Funny bone

I don’t know how many different opinions I’ve heard in the last few weeks regarding my foot. Usually the ones I agree with are the ones I remember.


My foot is not better. It is better than it was, but it’s hit a plateau where you can see the horizon for miles and it’s just a mirage where (complete pain-free) reality starts. I’ve had bone scans and x-rays where one or the other alone would have come up with wholly different results. And after practitioners with many years of medical worth poured over my foot photos, I have Freiberg’s disease.

Freiberg’s is a progressive situation. It begins when (unknowingly) you lose blood flow in your metatarsal bone. The bone then loses durability and during activity starts to hairline fracture. The continued activity can lead to the bone becoming malformed and — in my case — you get a square stump trying to fit in a round joint. It would be funnier if it wasn’t painful. It usually happens in adolescence (which is a few generations ago for me), and if you get (as I’ve coined it– “later-onset”) Freiberg’s disease as an adult, you’re almost sure to be female. The 50/50 odds were not in my favour this time.

The surgeon I saw listened carefully to how I described my 9 month history. I felt like he understood my plight and his nodding lead me to trust he was going to give me a positive outcome with a definitive timeline. But he told me that marathons, half-marathons or any longer distance running was out of my future. When I asked if I could cause further damage if I ran in pain, he said that I shouldn’t be running at all. I didn’t hear much after that.


There must be a bone in here …    somewhere!

Naturally I have options, but no one is sure which one will pan out. Surgery is a last resort. I am getting custom orthotics to alleviate pain in my metatarsal arch when I walk. I’m trying different shockwave treatments in the hope that it will help mend my bones a little stronger. Shockwave is much like having a jackhammer at full throttle caress your foot: the hope is that you will find the most painful situation and then endure it. The greater the pain the more likely it is you are treating the weakest area.

I do miss running and want to get back to it. I may never run a 50km race, but I still crave the endorphins, the suffering, the elation of moving forward on only willpower that running brings. My swimming is improving and I’m starting to feel sore and fatigue as though I’m actually doing something, but a swim cap is not a replacement for a running shoe.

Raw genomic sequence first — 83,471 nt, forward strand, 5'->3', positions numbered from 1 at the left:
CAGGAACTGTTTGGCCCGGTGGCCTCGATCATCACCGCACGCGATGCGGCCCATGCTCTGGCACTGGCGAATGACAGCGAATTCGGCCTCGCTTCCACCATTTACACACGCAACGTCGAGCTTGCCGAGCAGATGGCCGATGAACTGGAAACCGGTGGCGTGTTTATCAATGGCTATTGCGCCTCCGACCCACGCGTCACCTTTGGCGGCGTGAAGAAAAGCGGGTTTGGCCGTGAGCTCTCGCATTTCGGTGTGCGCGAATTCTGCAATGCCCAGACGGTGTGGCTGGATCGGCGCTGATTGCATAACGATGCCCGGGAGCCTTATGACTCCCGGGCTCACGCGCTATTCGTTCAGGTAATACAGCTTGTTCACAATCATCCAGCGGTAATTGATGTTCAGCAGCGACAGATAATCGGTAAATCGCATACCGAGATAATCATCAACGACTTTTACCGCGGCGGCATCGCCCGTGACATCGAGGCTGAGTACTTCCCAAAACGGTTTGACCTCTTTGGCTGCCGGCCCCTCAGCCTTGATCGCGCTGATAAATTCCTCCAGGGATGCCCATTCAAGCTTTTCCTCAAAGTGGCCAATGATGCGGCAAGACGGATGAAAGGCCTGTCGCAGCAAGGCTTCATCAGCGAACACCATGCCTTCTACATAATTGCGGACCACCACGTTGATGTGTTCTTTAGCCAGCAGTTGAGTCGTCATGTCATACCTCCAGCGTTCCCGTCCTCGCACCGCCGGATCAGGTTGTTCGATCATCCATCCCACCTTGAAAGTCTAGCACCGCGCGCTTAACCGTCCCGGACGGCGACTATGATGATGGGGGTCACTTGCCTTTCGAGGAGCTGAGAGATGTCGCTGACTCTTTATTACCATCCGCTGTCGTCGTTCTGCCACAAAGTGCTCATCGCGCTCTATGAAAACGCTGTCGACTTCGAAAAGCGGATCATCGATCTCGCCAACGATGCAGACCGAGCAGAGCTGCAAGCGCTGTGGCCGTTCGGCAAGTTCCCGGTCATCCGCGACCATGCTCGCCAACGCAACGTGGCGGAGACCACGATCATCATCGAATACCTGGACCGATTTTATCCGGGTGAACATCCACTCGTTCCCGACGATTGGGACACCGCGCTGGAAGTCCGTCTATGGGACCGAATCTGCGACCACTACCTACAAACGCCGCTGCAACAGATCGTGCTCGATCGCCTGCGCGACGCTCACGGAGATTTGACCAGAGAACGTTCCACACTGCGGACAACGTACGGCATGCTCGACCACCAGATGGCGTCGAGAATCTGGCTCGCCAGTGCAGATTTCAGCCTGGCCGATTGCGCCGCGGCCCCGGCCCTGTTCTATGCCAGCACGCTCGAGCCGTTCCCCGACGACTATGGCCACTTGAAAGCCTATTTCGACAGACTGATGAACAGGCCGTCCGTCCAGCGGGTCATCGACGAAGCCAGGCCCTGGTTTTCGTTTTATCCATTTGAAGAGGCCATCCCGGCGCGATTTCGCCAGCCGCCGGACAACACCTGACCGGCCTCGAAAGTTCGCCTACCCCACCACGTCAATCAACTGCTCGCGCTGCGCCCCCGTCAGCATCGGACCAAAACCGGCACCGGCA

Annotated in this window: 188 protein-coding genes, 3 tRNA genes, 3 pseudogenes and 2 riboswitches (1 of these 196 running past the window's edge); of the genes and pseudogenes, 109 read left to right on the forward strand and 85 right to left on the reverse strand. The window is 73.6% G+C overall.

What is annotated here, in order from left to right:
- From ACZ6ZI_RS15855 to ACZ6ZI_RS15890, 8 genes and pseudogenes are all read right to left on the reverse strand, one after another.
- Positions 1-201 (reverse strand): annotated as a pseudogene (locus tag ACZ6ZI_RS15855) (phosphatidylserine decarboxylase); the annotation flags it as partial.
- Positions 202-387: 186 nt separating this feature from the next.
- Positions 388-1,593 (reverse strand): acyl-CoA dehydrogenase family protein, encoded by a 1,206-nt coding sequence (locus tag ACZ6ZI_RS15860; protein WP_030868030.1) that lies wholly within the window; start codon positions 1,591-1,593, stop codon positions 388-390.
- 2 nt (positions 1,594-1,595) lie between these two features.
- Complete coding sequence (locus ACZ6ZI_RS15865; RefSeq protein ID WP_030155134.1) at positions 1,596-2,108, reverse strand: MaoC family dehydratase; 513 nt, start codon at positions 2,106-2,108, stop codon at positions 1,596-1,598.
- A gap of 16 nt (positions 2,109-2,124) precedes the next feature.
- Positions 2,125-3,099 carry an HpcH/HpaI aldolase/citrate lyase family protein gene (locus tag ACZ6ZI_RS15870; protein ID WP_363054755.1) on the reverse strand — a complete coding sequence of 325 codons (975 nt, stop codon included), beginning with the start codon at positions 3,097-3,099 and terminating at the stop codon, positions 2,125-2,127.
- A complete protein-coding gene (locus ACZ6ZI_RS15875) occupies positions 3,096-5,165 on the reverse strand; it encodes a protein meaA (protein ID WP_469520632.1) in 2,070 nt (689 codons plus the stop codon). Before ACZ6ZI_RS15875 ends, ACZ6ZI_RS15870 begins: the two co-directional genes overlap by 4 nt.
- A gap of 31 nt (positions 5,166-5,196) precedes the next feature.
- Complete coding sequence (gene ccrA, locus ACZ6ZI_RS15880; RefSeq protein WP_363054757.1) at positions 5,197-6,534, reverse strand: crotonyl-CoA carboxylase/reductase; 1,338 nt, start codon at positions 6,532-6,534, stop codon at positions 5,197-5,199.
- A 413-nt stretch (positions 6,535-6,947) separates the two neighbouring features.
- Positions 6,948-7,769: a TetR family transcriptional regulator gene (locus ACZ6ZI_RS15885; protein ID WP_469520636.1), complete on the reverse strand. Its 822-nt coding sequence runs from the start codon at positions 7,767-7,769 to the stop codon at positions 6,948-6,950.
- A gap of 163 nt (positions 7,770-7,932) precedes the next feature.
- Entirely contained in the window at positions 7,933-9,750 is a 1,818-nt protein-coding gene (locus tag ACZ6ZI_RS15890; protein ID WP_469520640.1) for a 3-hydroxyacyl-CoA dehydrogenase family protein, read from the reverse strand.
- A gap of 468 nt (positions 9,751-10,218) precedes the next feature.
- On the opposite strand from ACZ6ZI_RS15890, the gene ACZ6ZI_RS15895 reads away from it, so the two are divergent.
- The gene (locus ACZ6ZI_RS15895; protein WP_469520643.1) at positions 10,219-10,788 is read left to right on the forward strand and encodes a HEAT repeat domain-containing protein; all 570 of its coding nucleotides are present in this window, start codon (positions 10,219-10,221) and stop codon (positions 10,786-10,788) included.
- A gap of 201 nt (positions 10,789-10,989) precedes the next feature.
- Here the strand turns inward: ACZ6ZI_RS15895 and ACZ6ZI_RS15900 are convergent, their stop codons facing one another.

Who knew one little bone could be so funny?

9 thoughts on “Funny bone

  1. I’m sorry to hear this, Tania. It’s a very hard process, almost one of grieving, when an injury or problem impacts what you love to do and in some ways, how you define yourself. Swimming sounds like a great option, although I too would not see it as an equal tradeoff. I wish you good spirits as you sort through your emotions and figure out how to move, literally and figuratively, forward.

    • Hi Michelle, Thanks for your thoughts. I’ve waivered so much between being really down to neutral acceptance with each new bit of info I’ve gotten. I don’t have to resign myself to an all-or-nothing approach to this — bodies heal, mend, and change. It’s a process that I’m learning to work with, rather than against.

  2. So sorry to hear it. 😦 Running is a life force for many people, and I imagine it’s very difficult to hear it’s not in your future. But hopefully you’ll find a new fitness activity you can do pain-free, one that will at least bring you satisfaction, even if it doesn’t net the same passion from you.

    • Hi Carrie, Thanks. There is something about the independent singularity of running (running away? running to?) that is hard to replicate. The view from the pool deck is not the same as running along the ocean side. But healing (health!) is priority number one, so right now whatever keeps me moving and active is better than the couch.

  3. You poor thing! I feel your pain. Last week, I was put in a boot for tendinitis, at the young age of 23. Its one of those things that only older women get. As a dancer (and sometimes a runner), it concerns me. I’ll be praying for healing, and for your sanity through this all. Much sympathy, friend.

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